Recently I started working as an rural ambulance volunteer for the Yukon EMS, generally stationed in Watson Lake, Yukon, Canada. Here the terrain is varied and vast and we have some calls where driving two hours at freeway speeds is necessary to arrive at the scene.
About half of the calls we get relate to incidents in town – intoxicated people falling over, boating accidents, etc. The other half typically relates to motor vehicle accidents (MVAs) on the highway which serves as the main conduit from continental North America to Alaska and carries plenty tourists and travelers every summer.
Most people drive safely, but the excitement of “going to Alaska” and the lengthy hours of daylight (weird to most people) can contribute to fatigue and accidents on the highway. When this happens it is often on remote stretches far from towns and the cars (or buses, or trucks) end up in the ditch beside the highway along with their patients. Sometimes a search is required to find all the patients.
A smaller organization such as Yukon EMS has its advantages to work for, such as knowing your managers and directors by first name, and the knowledge that in the event of a true emergency out in the wilderness, nobody sitting at a desk will judge the rescuers on scene for using every tool at their disposal in the best interest of patient safety. I carry my Sentry UAV in my personal response pack knowing that if I was faced with a multiple-casualty incident requiring a search in the woods, and the UAV was the best option, I’d use it. The one-handed radio controller gives me confidence that I can use my own eyes and legs to search on the ground while the UAV hovers above looking at the scene from the air. I can then look at the live-action screen from time to time and pilot the UAV without compromising my ability to search on foot.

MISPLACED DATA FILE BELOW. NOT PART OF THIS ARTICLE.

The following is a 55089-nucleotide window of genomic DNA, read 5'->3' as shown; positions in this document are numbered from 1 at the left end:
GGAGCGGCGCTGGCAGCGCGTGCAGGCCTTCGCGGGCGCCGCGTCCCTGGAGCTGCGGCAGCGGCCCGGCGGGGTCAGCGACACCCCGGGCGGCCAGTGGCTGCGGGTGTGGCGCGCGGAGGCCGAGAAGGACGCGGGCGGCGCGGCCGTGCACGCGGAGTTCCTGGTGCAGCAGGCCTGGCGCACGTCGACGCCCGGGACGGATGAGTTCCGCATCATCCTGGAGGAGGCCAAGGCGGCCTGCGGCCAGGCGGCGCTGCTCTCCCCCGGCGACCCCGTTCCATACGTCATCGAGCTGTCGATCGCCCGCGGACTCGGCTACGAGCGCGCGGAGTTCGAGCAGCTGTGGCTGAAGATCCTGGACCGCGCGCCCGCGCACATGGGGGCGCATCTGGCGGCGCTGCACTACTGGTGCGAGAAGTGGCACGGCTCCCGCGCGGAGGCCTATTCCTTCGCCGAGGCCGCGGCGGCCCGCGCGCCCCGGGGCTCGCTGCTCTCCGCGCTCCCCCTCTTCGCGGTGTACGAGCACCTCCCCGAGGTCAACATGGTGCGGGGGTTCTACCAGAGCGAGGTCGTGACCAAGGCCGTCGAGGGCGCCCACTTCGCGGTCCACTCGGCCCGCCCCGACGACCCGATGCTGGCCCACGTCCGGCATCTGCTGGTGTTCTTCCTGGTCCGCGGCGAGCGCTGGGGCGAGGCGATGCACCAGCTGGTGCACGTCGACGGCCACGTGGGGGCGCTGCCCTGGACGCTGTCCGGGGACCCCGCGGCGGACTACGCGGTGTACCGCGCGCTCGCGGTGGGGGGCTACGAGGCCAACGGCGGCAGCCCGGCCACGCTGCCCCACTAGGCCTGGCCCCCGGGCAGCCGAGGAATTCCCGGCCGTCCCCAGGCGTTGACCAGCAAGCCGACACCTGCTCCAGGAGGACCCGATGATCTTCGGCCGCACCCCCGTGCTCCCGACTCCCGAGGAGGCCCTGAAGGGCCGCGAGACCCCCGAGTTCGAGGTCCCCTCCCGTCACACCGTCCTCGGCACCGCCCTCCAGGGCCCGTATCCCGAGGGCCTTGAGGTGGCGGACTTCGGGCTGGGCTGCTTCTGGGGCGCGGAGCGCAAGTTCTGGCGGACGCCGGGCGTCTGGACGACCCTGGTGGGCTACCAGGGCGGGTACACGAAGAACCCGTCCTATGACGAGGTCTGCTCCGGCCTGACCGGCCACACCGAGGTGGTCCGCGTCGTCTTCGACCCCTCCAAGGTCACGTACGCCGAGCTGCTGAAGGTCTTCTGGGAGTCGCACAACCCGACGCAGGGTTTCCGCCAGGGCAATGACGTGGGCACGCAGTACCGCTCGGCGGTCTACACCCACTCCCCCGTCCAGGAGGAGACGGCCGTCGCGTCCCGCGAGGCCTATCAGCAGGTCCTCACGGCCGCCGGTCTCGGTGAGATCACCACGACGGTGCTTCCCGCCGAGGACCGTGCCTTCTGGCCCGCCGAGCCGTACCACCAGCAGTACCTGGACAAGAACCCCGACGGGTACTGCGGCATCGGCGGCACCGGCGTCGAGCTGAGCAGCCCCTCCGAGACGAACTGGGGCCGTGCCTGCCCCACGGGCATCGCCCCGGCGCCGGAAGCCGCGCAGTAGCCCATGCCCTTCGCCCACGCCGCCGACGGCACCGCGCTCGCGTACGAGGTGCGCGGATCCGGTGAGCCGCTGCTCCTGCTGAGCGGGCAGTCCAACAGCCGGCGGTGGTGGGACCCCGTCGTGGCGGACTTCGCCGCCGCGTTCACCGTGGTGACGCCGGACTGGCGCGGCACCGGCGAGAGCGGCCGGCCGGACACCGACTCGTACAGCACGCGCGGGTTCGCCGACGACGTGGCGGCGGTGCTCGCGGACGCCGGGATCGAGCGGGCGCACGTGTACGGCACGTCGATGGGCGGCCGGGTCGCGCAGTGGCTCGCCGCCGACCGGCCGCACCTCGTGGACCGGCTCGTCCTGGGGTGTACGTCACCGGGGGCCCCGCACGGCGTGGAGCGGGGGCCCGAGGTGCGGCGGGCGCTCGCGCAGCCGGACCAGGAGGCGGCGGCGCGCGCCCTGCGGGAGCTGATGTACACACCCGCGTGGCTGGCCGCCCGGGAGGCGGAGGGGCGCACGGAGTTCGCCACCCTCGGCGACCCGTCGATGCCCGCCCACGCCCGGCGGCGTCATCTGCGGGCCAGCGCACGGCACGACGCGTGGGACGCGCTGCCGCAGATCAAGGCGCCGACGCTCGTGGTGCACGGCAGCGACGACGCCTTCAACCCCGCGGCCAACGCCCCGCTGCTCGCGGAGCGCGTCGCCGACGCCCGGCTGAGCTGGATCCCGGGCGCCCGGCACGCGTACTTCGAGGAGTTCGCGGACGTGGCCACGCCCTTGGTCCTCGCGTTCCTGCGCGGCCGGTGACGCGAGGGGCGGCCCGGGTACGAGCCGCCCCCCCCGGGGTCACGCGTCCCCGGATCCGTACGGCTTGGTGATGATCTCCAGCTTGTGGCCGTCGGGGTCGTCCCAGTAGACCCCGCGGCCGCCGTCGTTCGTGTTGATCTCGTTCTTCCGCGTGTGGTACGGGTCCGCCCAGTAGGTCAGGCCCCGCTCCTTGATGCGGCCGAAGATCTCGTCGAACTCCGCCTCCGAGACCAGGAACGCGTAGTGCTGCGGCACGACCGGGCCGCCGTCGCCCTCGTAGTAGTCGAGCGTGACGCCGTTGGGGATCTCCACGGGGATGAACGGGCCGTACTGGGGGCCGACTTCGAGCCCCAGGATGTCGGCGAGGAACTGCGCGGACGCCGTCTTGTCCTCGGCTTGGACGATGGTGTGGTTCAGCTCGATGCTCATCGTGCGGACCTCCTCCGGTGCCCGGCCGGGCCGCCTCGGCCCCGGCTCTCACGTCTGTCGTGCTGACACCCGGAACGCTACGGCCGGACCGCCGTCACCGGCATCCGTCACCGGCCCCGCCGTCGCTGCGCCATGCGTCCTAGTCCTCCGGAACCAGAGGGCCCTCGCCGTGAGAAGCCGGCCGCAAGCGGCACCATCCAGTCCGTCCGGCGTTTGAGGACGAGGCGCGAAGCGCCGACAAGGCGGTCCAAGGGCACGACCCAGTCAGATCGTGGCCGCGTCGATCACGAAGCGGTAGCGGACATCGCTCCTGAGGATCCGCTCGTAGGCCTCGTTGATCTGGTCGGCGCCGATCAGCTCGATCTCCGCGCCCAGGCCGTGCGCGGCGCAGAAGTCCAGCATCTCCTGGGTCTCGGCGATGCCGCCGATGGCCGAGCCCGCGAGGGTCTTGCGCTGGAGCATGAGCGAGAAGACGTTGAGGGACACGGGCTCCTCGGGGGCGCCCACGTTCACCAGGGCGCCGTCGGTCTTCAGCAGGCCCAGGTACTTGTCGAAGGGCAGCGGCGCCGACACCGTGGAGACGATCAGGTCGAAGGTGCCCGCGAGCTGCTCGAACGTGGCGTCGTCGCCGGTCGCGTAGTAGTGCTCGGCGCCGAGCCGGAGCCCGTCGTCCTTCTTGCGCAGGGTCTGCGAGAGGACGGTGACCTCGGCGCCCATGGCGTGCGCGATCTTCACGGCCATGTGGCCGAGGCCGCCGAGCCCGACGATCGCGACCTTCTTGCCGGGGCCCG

With limited personnel in a remote environment the rescuer has to make the most of the resources at hand, and that means the use of the UAV cannot detract from, but must complement, the use of the human body and mind. The Sentry has been designed from the start to cooperate in a search without stealing away the pilot’s attention so that he or she can still take part in the ground search.